Elsewhere: A Journal of Place, 2 February, 2021
These grasses of light
Which think they are alone in the world
These stones of darkness
Which have a world to themselves
– Ted Hughes
In my hand a shard of ice. I trace the shape of its perimeter. A prism hastily frozen and troubled by wind and rain, trapping air and all the falling elements of the earth below. It has a solidity, a texture that hints at the colours of the land beyond its edges, of green and brown, opaque, and patterned. The mesmerizing quality of looking through where the rain froze into earth in crystals of reflected light. On its surface bright scatters of light like carvings, as though initialed or drawn in delicate lines of white silver.
It is cold when we walk here. The spell of winter freezes over ponds and parts of rivers. The ground is held silent, the saddened grass still, nothing moves. In the winter when the light is always fading. The icy cold brings respite from the valleys running down with rain, from eroded riverbanks, the wind that batters fragile skeleton trees. Each frozen puddle lies in trails from rising rivers. The muddy ground is packed in tightly, ready to move again.
From this ground to the dark stone of houses. A steep hill leading upwards to the village perched on a hill, notable for the preservation of its narrow lanes and cobbled streets, windswept and shaken by the elements. Walking through the lanes past stone cottages with slate roofs and chimneys, stable doors of different colours. In the centre of a little square of cobblestones and paving stands a tree with lights and decorations. The village inns are lantern-lit, inviting.
In these quiet times there are words and pictures to bring it closer. Instead of going there, I am picturing the journey to Heptonstall along the road that travels from Mytholmroyd to Todmorden. The familiar stone of the houses and winter trees, the shadows of the hills, seem to blend one into the other.
The poet found in this landscape a mythology of stone and water; the words to write about a time already vanishing, the remains of Elmet. The haze that hangs across the valleys, the mist of rain. In the smoke from the mills and chimneys of factories, the ceaseless damp that made its way into the stone, to turn it black. In the weavers cottages are the histories of the lives that passed through; the blackened walls that absorbed their voices. We walk along to the old church its ancient frames laid open, exposed against the sky, underfoot uneven tombstones. You wrote of the ruined frame of the old church as the ancient bones of a giant bird that landed.
In the graveyard, we find the headstone marking barely thirty years in letters plain and black. Contested little stone that makes its claim to the land, far from home or fanfare. On a hilltop resting place exposed, with its pantheon of wind and rain and harsh elements, among stones you walked. In the poet’s eye only stone remains, moving outwards, ever outwards from the stone of a grave. A singular line to the empty moors and dark skies, forlorn, firm, and resolute. Marking a life turned inwards. You picture dark swans, wings beating, take flight across the valley; not one but many now, their wings spread wide in shelter, over hills and beyond to the crest of an ocean.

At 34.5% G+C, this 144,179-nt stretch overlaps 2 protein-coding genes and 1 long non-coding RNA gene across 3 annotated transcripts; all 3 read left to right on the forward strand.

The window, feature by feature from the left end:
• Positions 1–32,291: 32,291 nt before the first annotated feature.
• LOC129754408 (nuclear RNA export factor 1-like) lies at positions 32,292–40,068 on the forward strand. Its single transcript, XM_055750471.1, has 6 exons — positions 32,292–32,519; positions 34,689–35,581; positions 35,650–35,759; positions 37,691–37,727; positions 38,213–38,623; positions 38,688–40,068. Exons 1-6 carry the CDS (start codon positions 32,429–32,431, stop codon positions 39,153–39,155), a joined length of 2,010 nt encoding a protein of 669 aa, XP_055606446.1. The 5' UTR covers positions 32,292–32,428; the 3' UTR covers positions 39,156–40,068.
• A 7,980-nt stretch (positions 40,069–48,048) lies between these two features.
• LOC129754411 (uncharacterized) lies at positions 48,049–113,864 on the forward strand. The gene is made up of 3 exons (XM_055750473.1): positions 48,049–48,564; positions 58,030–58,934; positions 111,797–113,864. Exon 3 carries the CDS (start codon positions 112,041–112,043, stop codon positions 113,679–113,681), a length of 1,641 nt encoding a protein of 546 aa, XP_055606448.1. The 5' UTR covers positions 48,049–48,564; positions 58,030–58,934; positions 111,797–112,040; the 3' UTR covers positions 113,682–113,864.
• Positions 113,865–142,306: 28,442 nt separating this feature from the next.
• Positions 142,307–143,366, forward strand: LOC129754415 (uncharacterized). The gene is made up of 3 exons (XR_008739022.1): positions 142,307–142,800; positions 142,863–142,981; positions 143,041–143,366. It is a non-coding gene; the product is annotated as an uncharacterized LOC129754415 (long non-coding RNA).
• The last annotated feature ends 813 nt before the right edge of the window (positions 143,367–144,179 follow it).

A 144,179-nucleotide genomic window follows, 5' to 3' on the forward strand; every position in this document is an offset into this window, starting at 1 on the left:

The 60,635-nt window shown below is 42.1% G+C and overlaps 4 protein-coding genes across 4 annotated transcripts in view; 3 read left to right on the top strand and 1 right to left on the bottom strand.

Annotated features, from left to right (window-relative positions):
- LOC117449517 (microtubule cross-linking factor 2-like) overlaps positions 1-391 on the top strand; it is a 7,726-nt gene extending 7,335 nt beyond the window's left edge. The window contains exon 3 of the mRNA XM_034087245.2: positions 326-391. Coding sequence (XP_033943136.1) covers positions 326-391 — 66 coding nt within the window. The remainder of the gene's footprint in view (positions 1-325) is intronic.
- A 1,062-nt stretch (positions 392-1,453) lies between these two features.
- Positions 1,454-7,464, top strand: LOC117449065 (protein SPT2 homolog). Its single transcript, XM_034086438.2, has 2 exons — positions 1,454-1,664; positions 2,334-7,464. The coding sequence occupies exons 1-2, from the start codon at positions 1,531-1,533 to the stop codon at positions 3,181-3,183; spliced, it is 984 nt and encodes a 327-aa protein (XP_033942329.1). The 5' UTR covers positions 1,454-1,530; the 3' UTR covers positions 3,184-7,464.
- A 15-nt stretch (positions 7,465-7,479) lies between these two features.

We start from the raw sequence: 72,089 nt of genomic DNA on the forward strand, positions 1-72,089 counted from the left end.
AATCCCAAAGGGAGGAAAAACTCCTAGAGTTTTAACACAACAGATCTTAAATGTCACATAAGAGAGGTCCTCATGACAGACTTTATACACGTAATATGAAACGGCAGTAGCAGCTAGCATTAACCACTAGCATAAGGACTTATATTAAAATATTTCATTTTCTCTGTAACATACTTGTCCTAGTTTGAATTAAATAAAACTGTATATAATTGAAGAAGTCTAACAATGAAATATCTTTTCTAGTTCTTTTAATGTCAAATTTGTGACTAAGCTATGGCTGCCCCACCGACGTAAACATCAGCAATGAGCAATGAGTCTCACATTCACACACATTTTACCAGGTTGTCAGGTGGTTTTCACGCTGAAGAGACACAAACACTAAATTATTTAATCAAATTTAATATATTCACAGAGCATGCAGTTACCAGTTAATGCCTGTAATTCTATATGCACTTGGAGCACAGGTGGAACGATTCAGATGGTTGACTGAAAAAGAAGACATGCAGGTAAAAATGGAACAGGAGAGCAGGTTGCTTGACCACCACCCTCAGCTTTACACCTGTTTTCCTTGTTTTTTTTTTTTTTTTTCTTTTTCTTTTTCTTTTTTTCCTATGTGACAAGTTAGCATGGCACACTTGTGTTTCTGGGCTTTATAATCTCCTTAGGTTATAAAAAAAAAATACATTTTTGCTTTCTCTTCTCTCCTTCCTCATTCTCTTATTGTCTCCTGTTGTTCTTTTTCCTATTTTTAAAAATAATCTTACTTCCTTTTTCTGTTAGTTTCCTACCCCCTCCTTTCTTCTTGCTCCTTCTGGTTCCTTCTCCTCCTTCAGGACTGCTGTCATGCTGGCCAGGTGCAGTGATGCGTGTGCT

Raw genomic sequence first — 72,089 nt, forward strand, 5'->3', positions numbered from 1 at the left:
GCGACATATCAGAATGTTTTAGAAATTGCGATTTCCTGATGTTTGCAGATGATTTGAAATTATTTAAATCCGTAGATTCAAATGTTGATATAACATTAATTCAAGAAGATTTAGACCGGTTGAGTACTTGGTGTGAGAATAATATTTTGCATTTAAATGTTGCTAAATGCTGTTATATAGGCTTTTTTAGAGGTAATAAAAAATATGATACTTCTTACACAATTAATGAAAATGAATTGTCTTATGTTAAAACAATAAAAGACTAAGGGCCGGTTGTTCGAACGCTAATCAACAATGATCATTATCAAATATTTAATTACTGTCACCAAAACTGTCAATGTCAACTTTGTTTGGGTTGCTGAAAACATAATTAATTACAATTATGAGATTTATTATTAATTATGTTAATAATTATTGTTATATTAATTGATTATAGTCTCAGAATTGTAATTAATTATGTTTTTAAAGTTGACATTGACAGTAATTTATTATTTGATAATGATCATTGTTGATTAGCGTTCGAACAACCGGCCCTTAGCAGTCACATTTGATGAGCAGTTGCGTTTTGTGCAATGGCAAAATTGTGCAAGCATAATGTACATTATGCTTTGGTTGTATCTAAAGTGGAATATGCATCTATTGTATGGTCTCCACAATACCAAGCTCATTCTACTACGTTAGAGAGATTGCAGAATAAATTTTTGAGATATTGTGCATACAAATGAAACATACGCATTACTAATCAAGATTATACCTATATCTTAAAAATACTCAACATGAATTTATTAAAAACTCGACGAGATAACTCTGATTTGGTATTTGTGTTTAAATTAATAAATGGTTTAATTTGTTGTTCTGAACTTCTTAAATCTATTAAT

High crags and lines of trees look down to the emptiness of hills, bleak and featureless. The grass seems hardened and scrubbed, it waves and ripples in the wind, unyielding, made to survive the elements. Sometimes you perceive the landscape as nothingness, where everything feels unfixed and even the land is temporary, drowned out by wind.
Drawn in lines the brooding sky, the hanging cloud, the dark constant of the horizon. The moorland furrowed dark and light with grass and rock. Then the line of the crag, a crater curves through and cuts into the landscape precipitous. The dry-stone wall piled up as if taken from the side of the valley and abandoned here.
In the shelter of the moors, in the winter spell, the light is always fading. Narrow roads lead upwards, disappearing suddenly up impossible ascents, to the villages and farmhouse on the hills; the drear sweep of cloud, or mist: of still. The cycle of rain to river to clouds to hills. Weavers cottages stand tall at the side of the valley and low dark terraces in rows. In the still of winter it is almost possible to sense the residual smoke hanging across the valleys from abandoned chimneys and textile mills. A place caught in time and held by its lines of canals, the stone that trickles down from hill into valley.
Even a fragment of ice has an accidental quality. As I hold it in my hand attempting to give it a significance, it has begun to melt very slowly. Tiny amounts of water receding from its edges; the shape it has become already changing. I lay it down once more on the cold and frozen soil, already less than whole, so it can continue its existence with every other part of earth and water that lies along the ground I walk. From its edges, moving outwards.
The landscape leaves its marks, draws its way through my veins, like the road running through tree-lined stretches, where trees tunnel over us. This is how I remember it, etched in, and layered with buildings. The dark river, which is high at this time of year, winds through Hebden Bridge. The town is lit by lights, winter blue. In my hand a shard of ice.